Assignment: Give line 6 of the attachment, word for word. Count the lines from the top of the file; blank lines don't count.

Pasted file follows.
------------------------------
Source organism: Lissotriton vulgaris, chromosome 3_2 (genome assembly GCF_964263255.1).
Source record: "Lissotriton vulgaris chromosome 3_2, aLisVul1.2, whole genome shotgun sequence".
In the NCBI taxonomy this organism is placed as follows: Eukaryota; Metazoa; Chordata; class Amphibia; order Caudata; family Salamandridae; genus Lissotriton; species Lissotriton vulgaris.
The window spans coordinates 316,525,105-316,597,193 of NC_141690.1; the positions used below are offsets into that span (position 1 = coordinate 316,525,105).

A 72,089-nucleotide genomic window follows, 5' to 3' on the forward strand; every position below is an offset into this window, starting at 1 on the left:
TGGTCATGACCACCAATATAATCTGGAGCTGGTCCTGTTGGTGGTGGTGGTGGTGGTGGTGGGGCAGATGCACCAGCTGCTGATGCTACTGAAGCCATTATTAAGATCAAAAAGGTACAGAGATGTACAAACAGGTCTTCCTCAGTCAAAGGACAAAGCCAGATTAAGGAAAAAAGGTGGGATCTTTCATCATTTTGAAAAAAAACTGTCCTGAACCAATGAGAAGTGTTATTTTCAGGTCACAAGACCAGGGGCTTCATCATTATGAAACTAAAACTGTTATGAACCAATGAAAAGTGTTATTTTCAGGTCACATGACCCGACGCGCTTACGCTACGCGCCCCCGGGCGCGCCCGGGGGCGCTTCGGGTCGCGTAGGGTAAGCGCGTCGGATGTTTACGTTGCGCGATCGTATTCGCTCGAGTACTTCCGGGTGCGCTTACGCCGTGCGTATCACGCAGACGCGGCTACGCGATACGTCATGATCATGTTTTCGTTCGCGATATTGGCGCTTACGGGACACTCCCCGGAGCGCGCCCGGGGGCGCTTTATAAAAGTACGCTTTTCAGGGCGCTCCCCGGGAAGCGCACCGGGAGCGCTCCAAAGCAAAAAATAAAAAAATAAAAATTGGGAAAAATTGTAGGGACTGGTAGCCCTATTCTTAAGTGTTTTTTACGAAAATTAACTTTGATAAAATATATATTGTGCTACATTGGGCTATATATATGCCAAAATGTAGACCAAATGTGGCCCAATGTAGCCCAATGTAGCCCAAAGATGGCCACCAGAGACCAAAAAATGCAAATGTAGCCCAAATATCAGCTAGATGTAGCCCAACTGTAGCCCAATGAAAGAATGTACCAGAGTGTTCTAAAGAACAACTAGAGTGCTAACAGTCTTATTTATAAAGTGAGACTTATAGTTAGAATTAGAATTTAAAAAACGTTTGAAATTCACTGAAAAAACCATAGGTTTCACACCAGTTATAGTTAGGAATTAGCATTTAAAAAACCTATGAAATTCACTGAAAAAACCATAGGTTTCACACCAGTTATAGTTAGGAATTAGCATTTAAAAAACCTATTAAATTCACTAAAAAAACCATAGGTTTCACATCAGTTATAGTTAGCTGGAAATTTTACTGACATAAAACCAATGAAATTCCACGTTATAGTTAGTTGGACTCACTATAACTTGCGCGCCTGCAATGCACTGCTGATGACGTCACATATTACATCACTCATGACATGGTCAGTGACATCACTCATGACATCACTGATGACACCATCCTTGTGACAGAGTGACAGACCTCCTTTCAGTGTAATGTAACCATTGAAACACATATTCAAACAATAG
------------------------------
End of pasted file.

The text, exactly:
TGGTCATGACCACCAATATAATCTGGAGCTGGTCCTGTTGGTGGTGGTGGTGGTGGTGGTGGGGCAGATGCACCAGCTGCTGATGCTACTGAAGCCATTATTAAGATCAAAAAGGTACAGAGATGTACAAACAGGTCTTCCTCAGTCAAAGGACAAAGCCAGATTAAGGAAAAAAGGTGGGATCTTTCATCATTTTGAAAAAAAACTGTCCTGAACCAATGAGAAGTGTTATTTTCAGGTCACAAGACCAGGGGCTTCATCATTATGAAACTAAAACTGTTATGAACCAATGAAAAGTGTTATTTTCAGGTCACATGACCCGACGCGCTTACGCTACGCGCCCCCGGGCGCGCCCGGGGGCGCTTCGGGTCGCGTAGGGTAAGCGCGTCGGATGTTTACGTTGCGCGATCGTATTCGCTCGAGTACTTCCGGGTGCGCTTACGCCGTGCGTATCACGCAGACGCGGCTACGCGATACGTCATGATCATGTTTTCGTTCGCGATATTGGCGCTTACGGGACACTCCCCGGAGCGCGCCCGGGGGCGCTTTATAAAAGTACGCTTTTCAGGGCGCTCCCCGGGAAGCGCACCGGGAGCGCTCCAAAGCAAAAAATAAAAAAATAAAAATTGGGAAAAATTGTAGGGACTGGTAGCCCTATTCTTAAGTGTTTTTTACGAAAATTAACTTTGATAAAATATATATTGTGCTACATTGGGCTATATATATGCCAAAATGTAGACCAAATGTGGCCCAATGTAGCCCAATGTAGCCCAAAGATGGCCACCAGAGACCAAAAAATGCAAATGTAGCCCAAATATCAGCTAGATGTAGCCCAACTGTAGCCCAATGAAAGAATGTACCAGAGTGTTCTAAAGAACAACTAGAGTGCTAACAGTCTTATTTATAAAGTGAGACTTATAGTTAGAATTAGAATTTAAAAAACGTTTGAAATTCACTGAAAAAACCATAGGTTTCACACCAGTTATAGTTAGGAATTAGCATTTAAAAAACCTATGAAATTCACTGAAAAAACCATAGGTTTCACACCAGTTATAGTTAGGAATTAGCATTTAAAAAACCTATTAAATTCACTAAAAAAACCATAGGTTTCACATCAGTTATAGTTAGCTGGAAATTTTACTGACATAAAACCAATGAAATTCCACGTTATAGTTAGTTGGACTCACTATAACTTGCGCGCCTGCAATGCACTGCTGATGACGTCACATATTACATCACTCATGACATGGTCAGTGACATCACTCATGACATCACTGATGACACCATCCTTGTGACAGAGTGACAGACCTCCTTTCAGTGTAATGTAACCATTGAAACACATATTCAAACAATAG